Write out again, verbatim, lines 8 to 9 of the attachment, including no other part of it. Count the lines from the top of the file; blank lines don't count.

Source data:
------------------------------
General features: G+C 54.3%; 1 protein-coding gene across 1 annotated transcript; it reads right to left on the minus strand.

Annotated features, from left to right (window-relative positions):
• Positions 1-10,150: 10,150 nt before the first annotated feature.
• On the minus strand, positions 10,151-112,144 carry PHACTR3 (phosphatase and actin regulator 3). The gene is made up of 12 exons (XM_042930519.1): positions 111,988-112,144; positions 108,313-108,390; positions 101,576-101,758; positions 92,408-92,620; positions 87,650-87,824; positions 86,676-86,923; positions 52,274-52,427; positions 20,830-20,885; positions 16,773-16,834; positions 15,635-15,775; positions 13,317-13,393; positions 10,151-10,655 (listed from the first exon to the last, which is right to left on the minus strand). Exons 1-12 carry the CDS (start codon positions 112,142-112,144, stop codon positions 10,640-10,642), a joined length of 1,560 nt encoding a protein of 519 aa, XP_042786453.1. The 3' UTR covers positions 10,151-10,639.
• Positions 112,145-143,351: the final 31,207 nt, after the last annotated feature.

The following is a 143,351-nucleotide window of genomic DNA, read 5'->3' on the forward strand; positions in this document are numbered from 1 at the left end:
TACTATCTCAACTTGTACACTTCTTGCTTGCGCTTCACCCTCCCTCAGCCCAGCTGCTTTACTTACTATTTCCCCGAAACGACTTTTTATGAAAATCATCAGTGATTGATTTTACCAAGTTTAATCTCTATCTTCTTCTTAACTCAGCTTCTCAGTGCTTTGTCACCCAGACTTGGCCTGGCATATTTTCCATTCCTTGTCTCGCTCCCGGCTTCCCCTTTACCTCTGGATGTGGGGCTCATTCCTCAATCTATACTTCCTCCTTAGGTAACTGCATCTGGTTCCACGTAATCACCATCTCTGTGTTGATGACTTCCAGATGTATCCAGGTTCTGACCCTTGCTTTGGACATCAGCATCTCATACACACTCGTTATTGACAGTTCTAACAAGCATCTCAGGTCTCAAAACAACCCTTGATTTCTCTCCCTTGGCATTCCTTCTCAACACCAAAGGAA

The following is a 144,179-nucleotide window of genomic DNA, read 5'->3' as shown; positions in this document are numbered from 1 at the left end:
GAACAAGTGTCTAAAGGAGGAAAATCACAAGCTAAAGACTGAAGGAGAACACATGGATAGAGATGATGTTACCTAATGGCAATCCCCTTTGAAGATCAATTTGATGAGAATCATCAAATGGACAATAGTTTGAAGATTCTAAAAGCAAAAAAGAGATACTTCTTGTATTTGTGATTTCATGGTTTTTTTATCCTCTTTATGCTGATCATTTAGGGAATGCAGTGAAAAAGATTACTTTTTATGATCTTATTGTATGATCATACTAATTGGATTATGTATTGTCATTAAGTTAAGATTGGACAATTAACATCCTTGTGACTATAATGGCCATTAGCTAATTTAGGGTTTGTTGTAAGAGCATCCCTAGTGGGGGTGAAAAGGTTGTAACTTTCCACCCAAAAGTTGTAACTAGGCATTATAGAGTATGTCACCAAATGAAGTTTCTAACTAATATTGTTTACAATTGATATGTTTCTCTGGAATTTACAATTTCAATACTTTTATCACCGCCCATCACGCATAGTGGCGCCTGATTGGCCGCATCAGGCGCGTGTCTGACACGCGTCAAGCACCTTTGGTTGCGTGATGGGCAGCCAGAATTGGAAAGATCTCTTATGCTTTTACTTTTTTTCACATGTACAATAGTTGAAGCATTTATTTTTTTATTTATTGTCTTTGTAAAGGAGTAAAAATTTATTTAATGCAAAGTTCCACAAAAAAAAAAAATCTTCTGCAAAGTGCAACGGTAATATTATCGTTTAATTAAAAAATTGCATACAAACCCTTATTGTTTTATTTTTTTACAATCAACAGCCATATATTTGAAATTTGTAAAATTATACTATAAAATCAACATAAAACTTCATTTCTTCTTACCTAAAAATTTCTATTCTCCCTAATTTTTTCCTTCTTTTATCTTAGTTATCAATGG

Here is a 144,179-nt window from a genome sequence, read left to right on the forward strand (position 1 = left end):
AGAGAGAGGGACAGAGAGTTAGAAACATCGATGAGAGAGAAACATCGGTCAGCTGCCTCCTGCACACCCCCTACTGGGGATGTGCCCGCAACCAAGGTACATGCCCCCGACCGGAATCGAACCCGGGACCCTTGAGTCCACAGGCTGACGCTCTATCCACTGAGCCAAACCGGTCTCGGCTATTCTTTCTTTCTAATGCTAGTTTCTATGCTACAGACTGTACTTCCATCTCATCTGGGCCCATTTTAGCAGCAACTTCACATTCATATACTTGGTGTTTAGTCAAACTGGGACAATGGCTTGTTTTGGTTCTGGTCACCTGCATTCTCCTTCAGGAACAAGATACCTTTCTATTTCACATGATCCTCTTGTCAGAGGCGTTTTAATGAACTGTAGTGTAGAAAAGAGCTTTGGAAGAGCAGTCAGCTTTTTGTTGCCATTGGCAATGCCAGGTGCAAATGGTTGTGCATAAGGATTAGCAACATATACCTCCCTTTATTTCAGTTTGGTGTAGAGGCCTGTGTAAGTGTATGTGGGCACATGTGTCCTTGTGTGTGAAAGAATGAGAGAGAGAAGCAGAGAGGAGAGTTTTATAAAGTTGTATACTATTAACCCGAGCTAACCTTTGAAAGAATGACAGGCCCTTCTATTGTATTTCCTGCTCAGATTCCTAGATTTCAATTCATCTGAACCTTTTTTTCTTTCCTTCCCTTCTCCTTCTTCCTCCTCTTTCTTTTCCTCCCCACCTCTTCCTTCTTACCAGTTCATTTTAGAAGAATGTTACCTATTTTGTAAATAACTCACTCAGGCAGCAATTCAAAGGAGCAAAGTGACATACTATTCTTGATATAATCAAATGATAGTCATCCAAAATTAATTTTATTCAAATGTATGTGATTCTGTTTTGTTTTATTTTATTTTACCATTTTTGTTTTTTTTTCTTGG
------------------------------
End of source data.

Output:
The following is a 144,179-nucleotide window of genomic DNA, read 5'->3' as shown; positions in this document are numbered from 1 at the left end:
GAACAAGTGTCTAAAGGAGGAAAATCACAAGCTAAAGACTGAAGGAGAACACATGGATAGAGATGATGTTACCTAATGGCAATCCCCTTTGAAGATCAATTTGATGAGAATCATCAAATGGACAATAGTTTGAAGATTCTAAAAGCAAAAAAGAGATACTTCTTGTATTTGTGATTTCATGGTTTTTTTATCCTCTTTATGCTGATCATTTAGGGAATGCAGTGAAAAAGATTACTTTTTATGATCTTATTGTATGATCATACTAATTGGATTATGTATTGTCATTAAGTTAAGATTGGACAATTAACATCCTTGTGACTATAATGGCCATTAGCTAATTTAGGGTTTGTTGTAAGAGCATCCCTAGTGGGGGTGAAAAGGTTGTAACTTTCCACCCAAAAGTTGTAACTAGGCATTATAGAGTATGTCACCAAATGAAGTTTCTAACTAATATTGTTTACAATTGATATGTTTCTCTGGAATTTACAATTTCAATACTTTTATCACCGCCCATCACGCATAGTGGCGCCTGATTGGCCGCATCAGGCGCGTGTCTGACACGCGTCAAGCACCTTTGGTTGCGTGATGGGCAGCCAGAATTGGAAAGATCTCTTATGCTTTTACTTTTTTTCACATGTACAATAGTTGAAGCATTTATTTTTTTATTTATTGTCTTTGTAAAGGAGTAAAAATTTATTTAATGCAAAGTTCCACAAAAAAAAAAAATCTTCTGCAAAGTGCAACGGTAATATTATCGTTTAATTAAAAAATTGCATACAAACCCTTATTGTTTTATTTTTTTACAATCAACAGCCATATATTTGAAATTTGTAAAATTATACTATAAAATCAACATAAAACTTCATTTCTTCTTACCTAAAAATTTCTATTCTCCCTAATTTTTTCCTTCTTTTATCTTAGTTATCAATGG